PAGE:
T. Viswanathan

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This article is about the musician. For other meanings including the other musician, see Viswanathan.

Tanjore Viswanathan (b. Madras, India, August 13, 1927; d. Hartford, Connecticut, United States, September 10, 2002) was a Carnatic musician specializing in the Carnatic flute and voice. His brother was the mridangam player T. Ranganathan (1925–1987).[1]

He first came to the United States in 1958 on a Fulbright fellowship, studying ethnomusicology at the University of California, Los Angeles from 1958 to 1960, and later teaching there. He was Head of the Department of Music at the University of Madras from 1961 to 1965. He also taught at California Institute of the Arts. Following the earning of his Ph.D. from Wesleyan University in 1975, he taught at that university for many years. Among his best known students were Anuradha Sriram, T.R. Moorthy, Jon B. Higgins, Douglas Knight and David Nelson.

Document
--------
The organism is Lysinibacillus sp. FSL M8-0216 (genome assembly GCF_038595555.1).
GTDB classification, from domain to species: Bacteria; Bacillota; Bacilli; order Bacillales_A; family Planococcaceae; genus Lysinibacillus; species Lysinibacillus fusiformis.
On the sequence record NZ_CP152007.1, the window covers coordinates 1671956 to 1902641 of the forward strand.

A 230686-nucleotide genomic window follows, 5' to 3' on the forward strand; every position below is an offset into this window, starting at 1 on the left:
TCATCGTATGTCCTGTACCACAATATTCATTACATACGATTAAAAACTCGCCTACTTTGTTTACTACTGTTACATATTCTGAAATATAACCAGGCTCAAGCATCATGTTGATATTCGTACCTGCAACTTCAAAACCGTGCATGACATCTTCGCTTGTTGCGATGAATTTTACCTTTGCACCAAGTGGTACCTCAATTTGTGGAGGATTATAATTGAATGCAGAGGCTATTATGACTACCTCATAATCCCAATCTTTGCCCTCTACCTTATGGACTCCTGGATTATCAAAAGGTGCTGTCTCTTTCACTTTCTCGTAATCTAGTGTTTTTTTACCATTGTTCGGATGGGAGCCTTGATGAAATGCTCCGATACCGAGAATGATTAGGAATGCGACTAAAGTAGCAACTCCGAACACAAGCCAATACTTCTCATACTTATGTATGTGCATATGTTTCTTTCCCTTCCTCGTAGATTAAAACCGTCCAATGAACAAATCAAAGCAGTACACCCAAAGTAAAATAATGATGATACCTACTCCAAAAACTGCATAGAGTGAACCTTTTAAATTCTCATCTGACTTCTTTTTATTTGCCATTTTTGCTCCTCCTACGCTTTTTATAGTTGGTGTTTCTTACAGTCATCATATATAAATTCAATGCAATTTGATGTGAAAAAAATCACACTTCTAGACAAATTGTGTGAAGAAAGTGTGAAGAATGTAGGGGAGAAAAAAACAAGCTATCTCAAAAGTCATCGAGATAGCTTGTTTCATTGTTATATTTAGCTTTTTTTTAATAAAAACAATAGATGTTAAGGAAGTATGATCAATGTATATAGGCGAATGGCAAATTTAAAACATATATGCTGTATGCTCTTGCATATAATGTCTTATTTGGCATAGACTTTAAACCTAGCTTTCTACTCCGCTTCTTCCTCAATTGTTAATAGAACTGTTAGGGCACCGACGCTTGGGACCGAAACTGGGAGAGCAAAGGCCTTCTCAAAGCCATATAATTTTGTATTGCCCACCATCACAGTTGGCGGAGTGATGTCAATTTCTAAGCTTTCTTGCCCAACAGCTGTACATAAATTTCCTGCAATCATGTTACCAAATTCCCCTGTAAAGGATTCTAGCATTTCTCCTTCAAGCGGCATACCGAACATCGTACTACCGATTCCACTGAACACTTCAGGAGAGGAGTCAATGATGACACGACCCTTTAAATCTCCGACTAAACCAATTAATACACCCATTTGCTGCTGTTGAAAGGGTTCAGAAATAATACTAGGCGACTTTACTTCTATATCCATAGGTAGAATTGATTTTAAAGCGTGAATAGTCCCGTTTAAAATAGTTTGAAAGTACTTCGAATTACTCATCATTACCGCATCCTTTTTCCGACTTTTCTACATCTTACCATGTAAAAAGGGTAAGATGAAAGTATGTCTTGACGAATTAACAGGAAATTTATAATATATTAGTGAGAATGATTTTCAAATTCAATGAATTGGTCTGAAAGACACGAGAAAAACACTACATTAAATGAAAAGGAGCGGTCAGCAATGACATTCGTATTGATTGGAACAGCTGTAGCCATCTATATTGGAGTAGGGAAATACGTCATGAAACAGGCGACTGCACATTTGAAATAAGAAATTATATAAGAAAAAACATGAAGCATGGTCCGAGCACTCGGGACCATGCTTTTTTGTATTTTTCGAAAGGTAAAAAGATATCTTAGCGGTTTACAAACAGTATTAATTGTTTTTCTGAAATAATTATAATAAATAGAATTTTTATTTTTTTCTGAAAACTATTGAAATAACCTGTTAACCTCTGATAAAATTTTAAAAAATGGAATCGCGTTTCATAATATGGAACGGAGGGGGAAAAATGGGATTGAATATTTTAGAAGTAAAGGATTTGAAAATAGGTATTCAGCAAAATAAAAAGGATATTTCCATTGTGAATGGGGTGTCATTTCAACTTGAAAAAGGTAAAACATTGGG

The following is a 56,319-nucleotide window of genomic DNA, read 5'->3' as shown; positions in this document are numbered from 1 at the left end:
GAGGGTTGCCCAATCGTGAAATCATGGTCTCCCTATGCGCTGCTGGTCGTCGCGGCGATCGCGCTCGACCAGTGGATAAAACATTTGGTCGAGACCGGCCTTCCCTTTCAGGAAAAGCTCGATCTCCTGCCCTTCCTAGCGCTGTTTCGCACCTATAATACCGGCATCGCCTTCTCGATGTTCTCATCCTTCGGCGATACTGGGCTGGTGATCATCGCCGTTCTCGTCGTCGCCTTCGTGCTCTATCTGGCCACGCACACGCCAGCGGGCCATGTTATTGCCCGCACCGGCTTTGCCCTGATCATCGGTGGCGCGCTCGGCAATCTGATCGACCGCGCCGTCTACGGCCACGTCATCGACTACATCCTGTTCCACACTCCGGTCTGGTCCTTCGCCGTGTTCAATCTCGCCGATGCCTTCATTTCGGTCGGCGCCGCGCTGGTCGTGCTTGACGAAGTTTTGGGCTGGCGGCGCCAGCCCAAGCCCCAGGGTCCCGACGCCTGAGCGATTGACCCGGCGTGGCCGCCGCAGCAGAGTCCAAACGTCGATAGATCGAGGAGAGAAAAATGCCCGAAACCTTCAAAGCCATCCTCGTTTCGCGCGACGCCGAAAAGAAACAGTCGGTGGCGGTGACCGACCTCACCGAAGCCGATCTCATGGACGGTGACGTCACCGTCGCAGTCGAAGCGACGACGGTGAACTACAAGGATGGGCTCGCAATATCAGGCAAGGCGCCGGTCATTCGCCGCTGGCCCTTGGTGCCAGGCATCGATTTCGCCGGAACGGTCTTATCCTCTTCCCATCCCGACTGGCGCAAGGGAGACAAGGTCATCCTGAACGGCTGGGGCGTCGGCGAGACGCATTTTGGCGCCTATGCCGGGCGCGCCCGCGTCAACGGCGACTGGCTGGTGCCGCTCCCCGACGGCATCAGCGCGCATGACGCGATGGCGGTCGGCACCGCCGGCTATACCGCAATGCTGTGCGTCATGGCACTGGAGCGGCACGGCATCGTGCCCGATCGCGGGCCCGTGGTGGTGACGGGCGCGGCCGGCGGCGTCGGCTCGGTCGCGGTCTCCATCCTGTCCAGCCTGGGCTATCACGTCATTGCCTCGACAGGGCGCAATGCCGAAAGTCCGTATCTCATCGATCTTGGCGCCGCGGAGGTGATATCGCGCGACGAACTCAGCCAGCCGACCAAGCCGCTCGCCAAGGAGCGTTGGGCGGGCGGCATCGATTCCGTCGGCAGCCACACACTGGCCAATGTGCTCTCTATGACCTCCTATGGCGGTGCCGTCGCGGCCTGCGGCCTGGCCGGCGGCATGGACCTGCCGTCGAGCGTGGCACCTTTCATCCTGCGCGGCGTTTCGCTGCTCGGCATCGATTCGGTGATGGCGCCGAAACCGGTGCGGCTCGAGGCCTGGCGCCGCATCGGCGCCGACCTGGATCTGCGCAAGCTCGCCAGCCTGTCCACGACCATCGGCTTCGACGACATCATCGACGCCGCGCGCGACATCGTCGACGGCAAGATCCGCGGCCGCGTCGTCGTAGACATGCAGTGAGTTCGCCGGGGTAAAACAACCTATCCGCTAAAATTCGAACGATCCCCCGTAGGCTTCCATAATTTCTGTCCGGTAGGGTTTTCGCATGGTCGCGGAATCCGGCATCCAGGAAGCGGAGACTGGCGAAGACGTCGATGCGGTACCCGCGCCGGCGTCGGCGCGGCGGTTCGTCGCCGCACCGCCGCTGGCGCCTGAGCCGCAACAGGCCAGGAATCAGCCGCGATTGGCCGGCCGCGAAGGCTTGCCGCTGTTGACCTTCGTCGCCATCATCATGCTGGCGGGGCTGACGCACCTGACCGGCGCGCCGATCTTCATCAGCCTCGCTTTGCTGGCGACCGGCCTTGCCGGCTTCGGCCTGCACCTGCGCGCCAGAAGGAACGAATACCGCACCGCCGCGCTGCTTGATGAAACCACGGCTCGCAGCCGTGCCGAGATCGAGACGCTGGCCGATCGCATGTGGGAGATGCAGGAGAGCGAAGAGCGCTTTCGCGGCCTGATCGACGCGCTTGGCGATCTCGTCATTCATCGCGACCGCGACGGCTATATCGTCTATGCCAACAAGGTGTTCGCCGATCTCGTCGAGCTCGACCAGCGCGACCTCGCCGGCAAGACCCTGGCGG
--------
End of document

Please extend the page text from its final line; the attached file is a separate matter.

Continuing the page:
Viswanathan and Ranganathan recorded the music for the Satyajit Ray documentary film Bala (1976), about their sister, the bharatanatyam dancer Balasaraswati.

In 1988, Viswanathan was awarded the title Sangeetha Kalanidhi by the Music Academy, Madras. In 1992 he became the first Indian musician to be awarded a National Heritage Fellowship by the National Endowment for the Arts, of the government of the United States.[2]

He died of a heart attack on September 10, 2002.

In 2004, Oxford University Press USA published a book co-authored by T. Viswanathan and Matthew Harp Allen, entitled Music in South India: The Karnatak Concert Tradition and Beyond, from the series Experiencing Music, Expressing Culture.[3]


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